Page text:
Thursday, August 4, 2011

Frugal Luxuries: NOT Using Your Home Printer

my bookmarks

If you use your printer a lot, this post isn’t for you. If you’re like me, however, and print out maybe a dozen pages a month and seldom in color, read on my friend.

I have a printer/scanner/copier at home. At least that’s what it technically is. What it really is: a paperweight/scanner/something-to-stack-filing-on dust catcher. I mostly keep it for its scanning purposes, which it does come in handy those couple of times a year when I want something scanned. We used to print stuff out when we first got it, but then we slowly stopped using it to the point that both ink cartridges have dried up beyond resurrection.

I have several alternatives that I generally turn to when I want a hard copy of something from the computer:

1.       Use a pen and scrap paper
2.       Print it at work (don’t freak out, I’ll explain)
3.       Bookmark it instead of printing it
4.       Bring it to a printer

Pen and (scrap) paper: It’s tried and true, and doesn’t cost me anything as I generally use the back of an envelope or some other scrap paper that was mailed to me. If I run low on scrap paper I’ll often bring home paper from work (that don’t have confidential information of course) that would otherwise end up in the recycle bin. Outdated letterhead is great for this.

Print it at work: Ok, I know what you’re thinking – that’s mooching off the company. Well, yeah, technically. But in all dear honesty, my office doesn’t care (heck, they all do it too). If I tried to print a novel I’d probably get in trouble, but a few pages a month is no sweat off their back. If you think your office might care, offer to pay the two cents or so per copy that it costs them. The office manager can have a penny jar sitting on their desk, and you can drop in pennies when you make your printouts.

Bookmarks: Bookmarks (as in saving a webpage under your Internet Favorites) is a great way to save information for future use. I have mine set up with a bunch of folders for ease of use. For example:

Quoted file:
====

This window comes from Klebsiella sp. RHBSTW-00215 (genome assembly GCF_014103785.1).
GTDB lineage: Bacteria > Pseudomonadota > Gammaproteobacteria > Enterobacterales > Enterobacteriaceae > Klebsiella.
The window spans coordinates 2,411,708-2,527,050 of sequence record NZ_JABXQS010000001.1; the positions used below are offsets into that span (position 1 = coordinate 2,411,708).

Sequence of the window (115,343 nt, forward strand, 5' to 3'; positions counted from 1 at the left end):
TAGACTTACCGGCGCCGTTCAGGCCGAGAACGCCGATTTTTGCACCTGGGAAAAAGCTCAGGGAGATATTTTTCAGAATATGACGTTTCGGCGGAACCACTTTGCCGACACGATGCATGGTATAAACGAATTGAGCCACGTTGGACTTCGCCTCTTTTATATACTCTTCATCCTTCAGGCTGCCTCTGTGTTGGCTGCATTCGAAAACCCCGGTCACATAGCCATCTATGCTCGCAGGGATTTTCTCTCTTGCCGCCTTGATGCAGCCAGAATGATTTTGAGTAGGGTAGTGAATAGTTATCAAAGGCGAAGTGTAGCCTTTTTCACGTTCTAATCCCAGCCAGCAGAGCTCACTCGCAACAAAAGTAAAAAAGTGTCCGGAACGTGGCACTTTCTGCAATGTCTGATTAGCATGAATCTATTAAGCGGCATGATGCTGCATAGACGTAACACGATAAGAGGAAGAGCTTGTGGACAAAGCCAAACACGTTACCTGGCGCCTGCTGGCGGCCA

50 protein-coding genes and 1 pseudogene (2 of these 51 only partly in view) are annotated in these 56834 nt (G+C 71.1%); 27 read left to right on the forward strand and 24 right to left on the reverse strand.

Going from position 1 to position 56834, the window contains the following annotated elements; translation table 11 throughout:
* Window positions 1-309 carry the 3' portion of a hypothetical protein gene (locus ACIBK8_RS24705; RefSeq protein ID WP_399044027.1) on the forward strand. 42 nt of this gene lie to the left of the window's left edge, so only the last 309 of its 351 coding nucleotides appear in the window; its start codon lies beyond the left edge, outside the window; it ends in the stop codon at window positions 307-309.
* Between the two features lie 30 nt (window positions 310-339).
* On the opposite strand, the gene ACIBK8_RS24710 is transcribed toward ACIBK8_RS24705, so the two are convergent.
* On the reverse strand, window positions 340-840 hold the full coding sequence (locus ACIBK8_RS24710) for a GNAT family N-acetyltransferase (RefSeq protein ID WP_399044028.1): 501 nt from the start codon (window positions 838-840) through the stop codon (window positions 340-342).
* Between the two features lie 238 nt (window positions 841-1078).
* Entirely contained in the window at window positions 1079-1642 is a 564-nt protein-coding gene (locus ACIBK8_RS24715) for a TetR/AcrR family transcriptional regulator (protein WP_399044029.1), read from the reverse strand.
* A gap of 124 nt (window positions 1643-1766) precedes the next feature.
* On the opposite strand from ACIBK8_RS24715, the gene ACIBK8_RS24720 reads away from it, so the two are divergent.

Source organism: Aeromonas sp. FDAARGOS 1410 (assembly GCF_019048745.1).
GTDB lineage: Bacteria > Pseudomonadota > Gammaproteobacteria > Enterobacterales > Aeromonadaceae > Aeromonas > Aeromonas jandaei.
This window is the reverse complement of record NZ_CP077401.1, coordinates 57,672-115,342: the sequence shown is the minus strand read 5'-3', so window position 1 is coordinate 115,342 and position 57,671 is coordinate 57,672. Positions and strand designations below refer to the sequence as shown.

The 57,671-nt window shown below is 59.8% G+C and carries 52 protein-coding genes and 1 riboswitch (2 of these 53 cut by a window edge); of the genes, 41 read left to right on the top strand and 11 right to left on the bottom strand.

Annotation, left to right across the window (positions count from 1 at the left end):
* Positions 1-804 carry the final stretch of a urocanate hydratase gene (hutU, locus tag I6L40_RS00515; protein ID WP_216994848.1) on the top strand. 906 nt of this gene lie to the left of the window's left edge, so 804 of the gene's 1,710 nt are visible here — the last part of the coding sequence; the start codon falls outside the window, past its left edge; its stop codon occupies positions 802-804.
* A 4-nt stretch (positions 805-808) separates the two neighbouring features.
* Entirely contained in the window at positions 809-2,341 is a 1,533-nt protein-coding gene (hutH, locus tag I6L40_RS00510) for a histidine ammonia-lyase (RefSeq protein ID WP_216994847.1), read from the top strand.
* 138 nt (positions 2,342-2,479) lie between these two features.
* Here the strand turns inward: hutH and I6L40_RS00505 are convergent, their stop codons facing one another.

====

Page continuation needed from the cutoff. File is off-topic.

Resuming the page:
dailies – has my list of blogs that I check out regularly (daily refers to how often they post, not how often I check – I wish I could check them out daily!)
cooking – recipes, cooking tips, canning/preserving, etc
gardening – seed catalogs, gardening tips, gardens that inspire me
ideas – the crafts and ideas that I want to do someday, you know, when I have time (hahahahaha! time!)
random tidbits – the articles and webpages that don’t fit the other categories (most of those links at the bottom of the list will end up there)
reading – author websites, articles on getting published, library links

Pinterest: Like the bookmark idea, Pinterest lets you save pictures for future reference in an easily accessible format.

Bring it to a printer: I used to try and print out things like business cards and photos on my home printer. You know what? They never came out like I wanted them to. And for the price that I paid for the ink and paper, as well as the time spent fighting with the danged thing – I’d just assume bring it to someone else. Photos I print at the drug store kiosk. Business cards, brochures and larger items that I want printed in color I bring to a printer. When I put together my son’s birth announcement, I put four photos on an 8 ½ x 11 document and had them print out a bunch of copies on glossy paper – instant custom sized photos. I use a local place since it’s all of a mile away from me, but in the past I’ve gone to the big box stores and had great luck there too.

How often do you print? Is it worth it to you to keep a working printer at home? Do you have any other tips on how to save on printouts?

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